LONDON (Reuters) – EMI Group is talking to rivals about licensing its music in North America but could fall foul of a requirement that Citigroup (C.N) approves any deal, sources familiar with the situation said.
EMI, owned by Guy Hands’ buyout house Terra Firma, has been talking to Universal (VIV.PA), and a couple of other unnamed parties, about leasing its recorded music in the United States for a period of five years for about 400 million pounds ($597.9 million), one of the sources said.
However EMI’s U.S. assets form part of Citigroup’s security on its 2.6 billion pounds in loans for the business, meaning EMI will need the approval of the U.S. banking giant to push ahead with the sale, a separate source said.
Universal is the world’s largest music company, owned by Vivendi, while EMI is currently the fourth largest, and it has always struggled in the United States.
EMI, which recently posted a 1.56 billion pounds full-year loss, is set to fail a test of its banking covenants at the end of March, meaning it has until mid-June to inject money to get the business back within the terms of its debt.
Citigroup would not withhold its approval of a deal, should EMI be able to show it was in the music company’s best interests. However, should it believe a deal is not in the interests of the wider stakeholder group, it could decide not to approve it, the source added.
Another music industry source who asked not to be named pointed out that an agreement of this sort had not been done before on this scale, and said it would be very difficult to agree in such a short space of time.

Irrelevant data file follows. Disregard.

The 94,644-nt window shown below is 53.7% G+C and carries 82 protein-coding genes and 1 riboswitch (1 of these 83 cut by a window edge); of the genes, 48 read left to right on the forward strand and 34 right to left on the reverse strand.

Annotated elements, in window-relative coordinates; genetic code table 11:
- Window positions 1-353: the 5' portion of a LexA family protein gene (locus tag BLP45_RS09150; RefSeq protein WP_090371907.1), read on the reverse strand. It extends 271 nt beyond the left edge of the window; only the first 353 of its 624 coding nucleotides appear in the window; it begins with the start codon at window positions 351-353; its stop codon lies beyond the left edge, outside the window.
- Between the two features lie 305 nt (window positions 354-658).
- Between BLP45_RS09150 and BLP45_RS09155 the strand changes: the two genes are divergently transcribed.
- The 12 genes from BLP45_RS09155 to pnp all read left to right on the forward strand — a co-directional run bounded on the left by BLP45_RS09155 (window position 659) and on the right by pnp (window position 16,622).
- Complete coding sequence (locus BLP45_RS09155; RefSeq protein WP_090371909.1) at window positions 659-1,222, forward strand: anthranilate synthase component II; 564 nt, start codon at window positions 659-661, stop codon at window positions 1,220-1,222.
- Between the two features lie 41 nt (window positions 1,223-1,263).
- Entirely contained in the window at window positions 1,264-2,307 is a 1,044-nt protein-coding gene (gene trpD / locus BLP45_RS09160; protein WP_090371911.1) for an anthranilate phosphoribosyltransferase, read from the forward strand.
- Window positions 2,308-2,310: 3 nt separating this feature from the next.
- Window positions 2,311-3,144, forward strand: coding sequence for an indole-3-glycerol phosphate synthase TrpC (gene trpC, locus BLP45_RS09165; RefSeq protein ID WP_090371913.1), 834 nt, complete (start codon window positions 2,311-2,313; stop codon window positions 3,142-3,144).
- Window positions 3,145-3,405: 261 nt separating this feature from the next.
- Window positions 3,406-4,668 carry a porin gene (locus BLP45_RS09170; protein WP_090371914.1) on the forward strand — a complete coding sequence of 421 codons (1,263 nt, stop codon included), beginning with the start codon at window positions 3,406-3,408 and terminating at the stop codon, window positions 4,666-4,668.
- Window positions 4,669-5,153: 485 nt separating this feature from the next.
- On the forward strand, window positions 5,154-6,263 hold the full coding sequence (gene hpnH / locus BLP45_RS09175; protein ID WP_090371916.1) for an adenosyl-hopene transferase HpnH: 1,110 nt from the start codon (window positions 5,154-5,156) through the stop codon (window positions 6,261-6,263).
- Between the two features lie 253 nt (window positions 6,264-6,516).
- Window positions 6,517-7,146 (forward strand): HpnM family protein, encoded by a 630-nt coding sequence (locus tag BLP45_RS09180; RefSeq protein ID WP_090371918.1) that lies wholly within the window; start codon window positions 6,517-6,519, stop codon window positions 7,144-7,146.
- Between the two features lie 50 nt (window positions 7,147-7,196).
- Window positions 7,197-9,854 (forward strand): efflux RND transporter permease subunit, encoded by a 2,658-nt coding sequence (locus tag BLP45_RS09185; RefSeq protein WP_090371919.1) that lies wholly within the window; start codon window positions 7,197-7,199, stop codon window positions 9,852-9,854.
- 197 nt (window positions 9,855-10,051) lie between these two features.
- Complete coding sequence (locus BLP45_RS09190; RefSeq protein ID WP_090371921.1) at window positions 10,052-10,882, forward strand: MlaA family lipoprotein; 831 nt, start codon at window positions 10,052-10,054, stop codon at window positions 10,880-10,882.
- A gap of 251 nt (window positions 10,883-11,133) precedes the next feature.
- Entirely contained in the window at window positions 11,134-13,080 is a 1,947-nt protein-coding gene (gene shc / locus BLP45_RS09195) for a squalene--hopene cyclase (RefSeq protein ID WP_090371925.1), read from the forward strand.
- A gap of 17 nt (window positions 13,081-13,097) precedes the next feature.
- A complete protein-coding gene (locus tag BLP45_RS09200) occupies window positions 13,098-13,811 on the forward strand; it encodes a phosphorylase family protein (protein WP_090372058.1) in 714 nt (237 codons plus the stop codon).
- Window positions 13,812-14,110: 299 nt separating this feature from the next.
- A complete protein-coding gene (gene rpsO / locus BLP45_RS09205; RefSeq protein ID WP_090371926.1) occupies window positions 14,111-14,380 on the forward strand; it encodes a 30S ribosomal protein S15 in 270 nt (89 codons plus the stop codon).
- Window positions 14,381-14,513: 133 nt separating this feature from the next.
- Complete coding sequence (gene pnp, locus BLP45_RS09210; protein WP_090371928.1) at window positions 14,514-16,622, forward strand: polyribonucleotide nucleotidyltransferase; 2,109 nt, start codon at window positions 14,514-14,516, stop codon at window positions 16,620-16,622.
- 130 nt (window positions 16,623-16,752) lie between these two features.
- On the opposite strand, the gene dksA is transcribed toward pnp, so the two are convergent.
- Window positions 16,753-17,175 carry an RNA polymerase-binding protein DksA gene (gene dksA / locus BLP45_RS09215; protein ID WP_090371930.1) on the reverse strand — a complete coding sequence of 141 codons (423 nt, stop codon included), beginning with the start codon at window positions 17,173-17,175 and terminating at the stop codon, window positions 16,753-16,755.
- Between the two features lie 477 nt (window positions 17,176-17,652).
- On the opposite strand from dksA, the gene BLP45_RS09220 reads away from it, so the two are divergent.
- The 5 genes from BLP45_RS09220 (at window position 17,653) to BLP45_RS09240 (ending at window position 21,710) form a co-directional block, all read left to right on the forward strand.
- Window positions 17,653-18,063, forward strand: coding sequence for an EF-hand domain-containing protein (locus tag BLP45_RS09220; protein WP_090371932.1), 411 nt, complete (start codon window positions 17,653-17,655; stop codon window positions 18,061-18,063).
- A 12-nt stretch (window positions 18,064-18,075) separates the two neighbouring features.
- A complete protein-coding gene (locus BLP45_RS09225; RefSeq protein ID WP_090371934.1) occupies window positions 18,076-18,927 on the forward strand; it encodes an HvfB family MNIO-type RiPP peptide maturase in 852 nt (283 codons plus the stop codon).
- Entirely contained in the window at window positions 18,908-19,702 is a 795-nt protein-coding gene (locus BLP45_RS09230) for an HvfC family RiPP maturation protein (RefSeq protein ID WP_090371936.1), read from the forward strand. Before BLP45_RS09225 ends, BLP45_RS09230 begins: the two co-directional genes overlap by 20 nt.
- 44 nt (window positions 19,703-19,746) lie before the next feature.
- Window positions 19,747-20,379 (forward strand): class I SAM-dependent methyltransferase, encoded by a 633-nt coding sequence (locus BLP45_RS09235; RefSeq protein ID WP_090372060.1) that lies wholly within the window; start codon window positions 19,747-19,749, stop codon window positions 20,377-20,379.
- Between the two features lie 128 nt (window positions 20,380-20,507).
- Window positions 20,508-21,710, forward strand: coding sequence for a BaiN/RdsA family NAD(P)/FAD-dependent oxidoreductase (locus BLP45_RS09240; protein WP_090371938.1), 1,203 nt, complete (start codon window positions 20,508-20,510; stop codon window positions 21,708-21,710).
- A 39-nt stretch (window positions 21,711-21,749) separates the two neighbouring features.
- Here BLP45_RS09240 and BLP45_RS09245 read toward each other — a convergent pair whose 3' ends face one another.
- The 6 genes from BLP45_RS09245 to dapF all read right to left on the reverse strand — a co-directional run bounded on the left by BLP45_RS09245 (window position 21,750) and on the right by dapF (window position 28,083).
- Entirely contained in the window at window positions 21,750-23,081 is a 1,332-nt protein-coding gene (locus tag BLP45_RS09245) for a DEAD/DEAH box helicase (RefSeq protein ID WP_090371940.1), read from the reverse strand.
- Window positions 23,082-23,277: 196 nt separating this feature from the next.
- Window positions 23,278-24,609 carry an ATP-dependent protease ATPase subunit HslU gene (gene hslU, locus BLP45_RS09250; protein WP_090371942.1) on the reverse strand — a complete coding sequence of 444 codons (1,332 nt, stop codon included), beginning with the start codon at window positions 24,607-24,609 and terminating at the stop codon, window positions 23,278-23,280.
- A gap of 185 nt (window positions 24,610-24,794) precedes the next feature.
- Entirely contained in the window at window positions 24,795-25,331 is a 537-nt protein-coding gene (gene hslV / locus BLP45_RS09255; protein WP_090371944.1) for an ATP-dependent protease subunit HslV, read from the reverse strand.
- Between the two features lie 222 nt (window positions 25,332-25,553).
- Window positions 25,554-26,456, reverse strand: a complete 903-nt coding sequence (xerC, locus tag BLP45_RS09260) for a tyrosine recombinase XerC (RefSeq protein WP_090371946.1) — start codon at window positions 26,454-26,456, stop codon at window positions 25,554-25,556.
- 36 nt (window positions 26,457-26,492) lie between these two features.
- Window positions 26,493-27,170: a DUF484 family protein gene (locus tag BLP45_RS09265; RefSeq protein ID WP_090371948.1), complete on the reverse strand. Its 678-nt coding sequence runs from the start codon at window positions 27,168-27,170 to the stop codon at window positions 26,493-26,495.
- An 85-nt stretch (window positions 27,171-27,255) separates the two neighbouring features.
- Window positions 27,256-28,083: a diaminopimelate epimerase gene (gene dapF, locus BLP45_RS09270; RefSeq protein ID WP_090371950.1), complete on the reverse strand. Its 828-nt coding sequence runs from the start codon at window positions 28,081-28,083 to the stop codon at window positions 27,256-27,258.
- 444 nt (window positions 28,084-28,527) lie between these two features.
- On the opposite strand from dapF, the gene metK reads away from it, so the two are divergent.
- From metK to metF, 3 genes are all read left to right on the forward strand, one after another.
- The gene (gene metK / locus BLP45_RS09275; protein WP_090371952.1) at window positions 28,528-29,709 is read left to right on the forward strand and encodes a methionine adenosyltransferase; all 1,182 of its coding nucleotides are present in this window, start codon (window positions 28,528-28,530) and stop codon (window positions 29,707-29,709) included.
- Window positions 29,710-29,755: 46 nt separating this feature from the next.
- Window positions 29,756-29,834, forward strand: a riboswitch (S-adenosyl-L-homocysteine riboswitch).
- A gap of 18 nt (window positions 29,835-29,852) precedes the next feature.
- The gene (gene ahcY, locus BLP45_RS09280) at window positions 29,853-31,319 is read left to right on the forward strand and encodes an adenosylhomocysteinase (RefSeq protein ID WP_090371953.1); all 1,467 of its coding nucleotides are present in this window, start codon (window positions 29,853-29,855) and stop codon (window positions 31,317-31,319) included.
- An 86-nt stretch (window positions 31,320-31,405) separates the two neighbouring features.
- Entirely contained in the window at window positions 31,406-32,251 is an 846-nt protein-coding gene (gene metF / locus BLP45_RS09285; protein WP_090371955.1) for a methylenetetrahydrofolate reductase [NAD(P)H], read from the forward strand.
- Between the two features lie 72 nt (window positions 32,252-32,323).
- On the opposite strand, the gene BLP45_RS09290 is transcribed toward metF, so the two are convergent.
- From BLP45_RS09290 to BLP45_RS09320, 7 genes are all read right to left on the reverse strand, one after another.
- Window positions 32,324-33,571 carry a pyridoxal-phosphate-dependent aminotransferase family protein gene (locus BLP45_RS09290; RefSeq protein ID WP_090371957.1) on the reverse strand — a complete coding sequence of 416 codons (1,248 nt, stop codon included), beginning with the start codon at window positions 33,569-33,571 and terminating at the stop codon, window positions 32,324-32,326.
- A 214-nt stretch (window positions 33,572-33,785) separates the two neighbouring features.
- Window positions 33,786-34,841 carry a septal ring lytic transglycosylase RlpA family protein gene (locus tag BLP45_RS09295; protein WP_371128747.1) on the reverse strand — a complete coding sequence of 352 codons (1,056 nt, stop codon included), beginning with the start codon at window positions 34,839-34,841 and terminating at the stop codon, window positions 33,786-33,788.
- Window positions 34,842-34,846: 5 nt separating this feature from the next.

The industry source pointed out that any agreement for the world’s biggest and most influential music market would have to resolve issues such as dealing with royalties, who would provide tour support and antitrust issues.
Executives within the industry also questioned the price as it is not clear how much the entire EMI recorded music business would be worth.
At three times historic EBITDA, the recorded music division could be worth around 1 billion pounds, before any discount to peers to reflect its recent loss of some artists.
Music industry sources say EMI, which has such artists as the Beatles, Coldplay and Lily Allen, has held talks with lots of groups to discuss its options. Assets that are often touted as possible disposals include EMI Japan or the classics division.
Forrester analyst Mark Mulligan told Reuters any licensing deal would be very complicated but he said the company was under pressure to bring in cash.
He also said that EMI was historically weak in the United States and may be willing to try alternative options there, as opposed to other markets where it is stronger.
By Simon Meads and Kate Holton
(Additional by Yinka Adegoke in New York; Editing by David Cowell)